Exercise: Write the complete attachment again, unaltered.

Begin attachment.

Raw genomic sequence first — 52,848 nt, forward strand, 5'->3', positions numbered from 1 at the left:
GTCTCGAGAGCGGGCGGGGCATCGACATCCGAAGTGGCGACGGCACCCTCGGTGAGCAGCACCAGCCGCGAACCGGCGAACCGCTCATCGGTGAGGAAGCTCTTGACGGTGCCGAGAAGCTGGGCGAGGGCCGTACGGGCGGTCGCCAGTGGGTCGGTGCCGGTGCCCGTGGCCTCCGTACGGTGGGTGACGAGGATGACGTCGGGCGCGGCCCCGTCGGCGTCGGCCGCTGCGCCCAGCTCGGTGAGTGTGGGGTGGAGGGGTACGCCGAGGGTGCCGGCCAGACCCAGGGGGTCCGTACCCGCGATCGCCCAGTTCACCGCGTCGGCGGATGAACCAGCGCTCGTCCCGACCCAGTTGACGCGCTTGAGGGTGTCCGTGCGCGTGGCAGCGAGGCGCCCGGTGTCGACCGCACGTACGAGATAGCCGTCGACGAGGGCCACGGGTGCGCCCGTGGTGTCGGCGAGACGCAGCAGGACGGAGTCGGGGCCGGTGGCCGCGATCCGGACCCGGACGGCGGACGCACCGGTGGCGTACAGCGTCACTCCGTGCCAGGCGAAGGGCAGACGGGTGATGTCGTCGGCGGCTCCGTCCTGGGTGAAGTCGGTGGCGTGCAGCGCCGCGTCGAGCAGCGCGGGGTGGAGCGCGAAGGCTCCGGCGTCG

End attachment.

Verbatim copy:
Raw genomic sequence first — 52,848 nt, forward strand, 5'->3', positions numbered from 1 at the left:
GTCTCGAGAGCGGGCGGGGCATCGACATCCGAAGTGGCGACGGCACCCTCGGTGAGCAGCACCAGCCGCGAACCGGCGAACCGCTCATCGGTGAGGAAGCTCTTGACGGTGCCGAGAAGCTGGGCGAGGGCCGTACGGGCGGTCGCCAGTGGGTCGGTGCCGGTGCCCGTGGCCTCCGTACGGTGGGTGACGAGGATGACGTCGGGCGCGGCCCCGTCGGCGTCGGCCGCTGCGCCCAGCTCGGTGAGTGTGGGGTGGAGGGGTACGCCGAGGGTGCCGGCCAGACCCAGGGGGTCCGTACCCGCGATCGCCCAGTTCACCGCGTCGGCGGATGAACCAGCGCTCGTCCCGACCCAGTTGACGCGCTTGAGGGTGTCCGTGCGCGTGGCAGCGAGGCGCCCGGTGTCGACCGCACGTACGAGATAGCCGTCGACGAGGGCCACGGGTGCGCCCGTGGTGTCGGCGAGACGCAGCAGGACGGAGTCGGGGCCGGTGGCCGCGATCCGGACCCGGACGGCGGACGCACCGGTGGCGTACAGCGTCACTCCGTGCCAGGCGAAGGGCAGACGGGTGATGTCGTCGGCGGCTCCGTCCTGGGTGAAGTCGGTGGCGTGCAGCGCCGCGTCGAGCAGCGCGGGGTGGAGCGCGAAGGCTCCGGCGTCG